The Gulch becomes a hotbed of decadence

I had a very odd thought this afternoon. I had dug out my bag of winter gloves and hats, stored in the rodent-resistant shed, so that I could add a couple of watch caps I’d bought and some gloves that feralfae sent me. And I…

Wait, I need a second to wrap my mind around this…

…I almost – not quite – looked forward to dragging it all out again for winter.

Okay. I know. We’re in (what I sincerely hope proves to be) the summer’s big heat wave, and life sucks. It’ll be better by Monday. Monsoon will start, I’ll stop bitching about heat and start bitching about lightning and mud. I know this. Cold sounds good right now. I’d stand in front of an open refrigerator if I weren’t conditioned not to.


Last winter was really kind of…comfortable.

Yes. Yes. Last winter was freakishly mild. True.


Even if that hadn’t been the case, it still would have been far more comfortable than previous winters. Because I’m better equipped to deal with cold, now, than I have been since moving to the gulch.

And it occurred to me, just then, how much those five winters in that little RV had cost me. I disliked winter when I lived in Michigan, but winters weren’t a seven-month ordeal. I didn’t fall into a funk in October and not come out of it till May. Like I used to do here.

“I hate winter.” It used to be a TUAK mantra, remember? The ice on the windows, hell, the ice in the sink, the frozen fingers and toes all day, the layers of sweatshirts, the water that stopped running in November. The anxiety over heating fuel vs. cooking fuel.

And I moved into the Lair in November 2011 in high hopes of more comfortable living, with the absurdly dysfunctional electrical plant and the hopelessly porous walls and the laughable free home-made wood stove that didn’t work – and then there was that chimney fire the very next February…

Wow. No wonder I hated winter.

But the physical plant has incrementally improved so much since then that it’s almost like living in a professionally built-to-code house. The walls are wrapped, the floor is insulated, the wood stove draws, the woodshed bulges. If all goes well, there will even be an actual bedroom with an actual bed and – for those unusually cold nights – an actual propane furnace. Decadent luxury!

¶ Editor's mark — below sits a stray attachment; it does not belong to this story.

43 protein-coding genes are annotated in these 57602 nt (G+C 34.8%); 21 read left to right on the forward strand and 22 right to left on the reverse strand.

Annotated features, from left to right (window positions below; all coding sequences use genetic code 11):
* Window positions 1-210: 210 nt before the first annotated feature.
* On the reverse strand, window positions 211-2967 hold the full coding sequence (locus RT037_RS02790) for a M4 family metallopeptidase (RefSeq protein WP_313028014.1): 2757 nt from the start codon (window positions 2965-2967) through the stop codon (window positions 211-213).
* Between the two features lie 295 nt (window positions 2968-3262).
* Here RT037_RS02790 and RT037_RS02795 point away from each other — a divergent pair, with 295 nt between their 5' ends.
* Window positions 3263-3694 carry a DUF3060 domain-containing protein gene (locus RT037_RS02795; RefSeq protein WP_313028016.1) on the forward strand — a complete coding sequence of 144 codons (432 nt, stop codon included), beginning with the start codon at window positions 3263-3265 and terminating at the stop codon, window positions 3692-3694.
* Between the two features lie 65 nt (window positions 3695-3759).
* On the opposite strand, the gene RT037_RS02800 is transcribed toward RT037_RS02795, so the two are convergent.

I’ve been here eleven winters, and I’m on my eleventh summer. And – could it be? – that I’m finally


starting to get it right?

About Joel

You shouldn't ask these questions of a paranoid recluse, you know.
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7 Responses to The Gulch becomes a hotbed of decadence

  1. Judy says:

    I think you have been ‘getting it right’ for some time. When you start out somewhere around zero getting to where you are at today is going to take a while without a boatload of money or debt.

  2. Kentucky says:

    Yeah, but . . . Don’t Tempt. Fate.

  3. Zelda says:

    It’s a lot of accomplishments and so good to see you improve your efficiency and comfort level. Sure wish you could turn the past 11 years into a set of books. so that your adventures and improvements can be accessed by all. As Judy said, you sure started out at zero and my gosh what you’ve done!! Goodonya.

    PS As one more step in building a draft and bug and rodent free bedroom, hope you will consider caulking all the seams in your flooring underlayment and around the bottom of your walls. After years of dealing with loss of heat and drafts and bugs I’ve learned it really helps to caulk any space no matter how small or insignificant. And if I don’t caulk, I foam. It’s tedious work but long run worth it. Just saying…

  4. I have the same seasonal longings here in the Blue Ridge Mountains. Today, the third day of rolling thunderstorms and torrential rain, it’s in the eighties and the humidity level is nearly 100%. I can stay comfortable inside, but not if I go outdoors. So I am missing winter. But in winter, when it gets sub zero and the snow is frozen in drifts on the ground, I long for summer.

  5. terrapod says:

    Sure sounds like you have most of the dragons tamed. Just keep on doing that incremental improvement thing, it is what all life is about. I recall an SF story I read once ( a very long time ago) ,where the midshipman/officer on the spaceship was lazy and always found ways to make his job easier, to the point where he was so good at that that all seemed effortless to the rest and he could sleep in and lollygag to his heart’s content. The flip side of course is that he was absolutely brilliant in finding those ways to make things easier. The name of the book eludes me, but I may still have it on a shelf somewhere.

  6. Judy says:

    What Zelda said about caulking all the seams in your addition. It sure help us when we built our house.

To the stake with the heretic!